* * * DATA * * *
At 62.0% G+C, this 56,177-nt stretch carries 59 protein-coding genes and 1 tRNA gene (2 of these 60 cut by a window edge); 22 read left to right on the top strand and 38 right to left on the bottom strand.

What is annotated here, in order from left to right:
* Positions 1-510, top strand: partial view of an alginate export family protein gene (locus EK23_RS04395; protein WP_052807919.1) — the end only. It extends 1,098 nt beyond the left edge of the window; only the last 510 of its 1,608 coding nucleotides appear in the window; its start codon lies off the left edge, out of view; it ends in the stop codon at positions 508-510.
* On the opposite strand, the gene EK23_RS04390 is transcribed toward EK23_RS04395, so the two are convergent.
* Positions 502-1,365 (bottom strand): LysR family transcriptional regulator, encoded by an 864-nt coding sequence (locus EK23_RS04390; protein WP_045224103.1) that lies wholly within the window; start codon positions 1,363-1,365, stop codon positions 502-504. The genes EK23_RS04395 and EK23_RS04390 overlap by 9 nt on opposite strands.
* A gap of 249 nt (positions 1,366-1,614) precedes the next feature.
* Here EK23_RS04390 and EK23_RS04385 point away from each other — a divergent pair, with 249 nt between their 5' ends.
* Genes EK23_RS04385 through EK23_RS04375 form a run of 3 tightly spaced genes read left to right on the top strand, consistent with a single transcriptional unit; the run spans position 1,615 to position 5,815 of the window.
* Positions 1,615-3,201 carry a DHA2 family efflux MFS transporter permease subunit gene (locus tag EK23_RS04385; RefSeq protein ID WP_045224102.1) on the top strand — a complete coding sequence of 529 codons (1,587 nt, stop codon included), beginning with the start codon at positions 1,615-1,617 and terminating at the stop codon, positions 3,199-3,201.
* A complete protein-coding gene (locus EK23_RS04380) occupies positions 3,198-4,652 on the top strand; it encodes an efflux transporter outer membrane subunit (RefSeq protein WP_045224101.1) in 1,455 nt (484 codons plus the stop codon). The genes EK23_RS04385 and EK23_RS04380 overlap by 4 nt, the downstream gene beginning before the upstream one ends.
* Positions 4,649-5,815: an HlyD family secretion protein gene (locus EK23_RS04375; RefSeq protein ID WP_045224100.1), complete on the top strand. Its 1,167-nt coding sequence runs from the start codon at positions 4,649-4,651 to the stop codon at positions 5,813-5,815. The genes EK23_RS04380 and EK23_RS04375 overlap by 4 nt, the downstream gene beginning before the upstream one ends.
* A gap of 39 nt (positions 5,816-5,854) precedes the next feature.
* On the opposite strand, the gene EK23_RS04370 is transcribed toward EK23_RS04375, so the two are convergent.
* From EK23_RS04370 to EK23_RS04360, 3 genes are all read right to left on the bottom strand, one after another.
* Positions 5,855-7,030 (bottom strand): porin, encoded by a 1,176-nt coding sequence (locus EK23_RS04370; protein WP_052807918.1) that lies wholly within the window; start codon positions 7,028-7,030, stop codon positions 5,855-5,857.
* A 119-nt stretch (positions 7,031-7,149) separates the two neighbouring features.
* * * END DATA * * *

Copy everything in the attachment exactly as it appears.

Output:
At 62.0% G+C, this 56,177-nt stretch carries 59 protein-coding genes and 1 tRNA gene (2 of these 60 cut by a window edge); 22 read left to right on the top strand and 38 right to left on the bottom strand.

What is annotated here, in order from left to right:
* Positions 1-510, top strand: partial view of an alginate export family protein gene (locus EK23_RS04395; protein WP_052807919.1) — the end only. It extends 1,098 nt beyond the left edge of the window; only the last 510 of its 1,608 coding nucleotides appear in the window; its start codon lies off the left edge, out of view; it ends in the stop codon at positions 508-510.
* On the opposite strand, the gene EK23_RS04390 is transcribed toward EK23_RS04395, so the two are convergent.
* Positions 502-1,365 (bottom strand): LysR family transcriptional regulator, encoded by an 864-nt coding sequence (locus EK23_RS04390; protein WP_045224103.1) that lies wholly within the window; start codon positions 1,363-1,365, stop codon positions 502-504. The genes EK23_RS04395 and EK23_RS04390 overlap by 9 nt on opposite strands.
* A gap of 249 nt (positions 1,366-1,614) precedes the next feature.
* Here EK23_RS04390 and EK23_RS04385 point away from each other — a divergent pair, with 249 nt between their 5' ends.
* Genes EK23_RS04385 through EK23_RS04375 form a run of 3 tightly spaced genes read left to right on the top strand, consistent with a single transcriptional unit; the run spans position 1,615 to position 5,815 of the window.
* Positions 1,615-3,201 carry a DHA2 family efflux MFS transporter permease subunit gene (locus tag EK23_RS04385; RefSeq protein ID WP_045224102.1) on the top strand — a complete coding sequence of 529 codons (1,587 nt, stop codon included), beginning with the start codon at positions 1,615-1,617 and terminating at the stop codon, positions 3,199-3,201.
* A complete protein-coding gene (locus EK23_RS04380) occupies positions 3,198-4,652 on the top strand; it encodes an efflux transporter outer membrane subunit (RefSeq protein WP_045224101.1) in 1,455 nt (484 codons plus the stop codon). The genes EK23_RS04385 and EK23_RS04380 overlap by 4 nt, the downstream gene beginning before the upstream one ends.
* Positions 4,649-5,815: an HlyD family secretion protein gene (locus EK23_RS04375; RefSeq protein ID WP_045224100.1), complete on the top strand. Its 1,167-nt coding sequence runs from the start codon at positions 4,649-4,651 to the stop codon at positions 5,813-5,815. The genes EK23_RS04380 and EK23_RS04375 overlap by 4 nt, the downstream gene beginning before the upstream one ends.
* A gap of 39 nt (positions 5,816-5,854) precedes the next feature.
* On the opposite strand, the gene EK23_RS04370 is transcribed toward EK23_RS04375, so the two are convergent.
* From EK23_RS04370 to EK23_RS04360, 3 genes are all read right to left on the bottom strand, one after another.
* Positions 5,855-7,030 (bottom strand): porin, encoded by a 1,176-nt coding sequence (locus EK23_RS04370; protein WP_052807918.1) that lies wholly within the window; start codon positions 7,028-7,030, stop codon positions 5,855-5,857.
* A 119-nt stretch (positions 7,031-7,149) separates the two neighbouring features.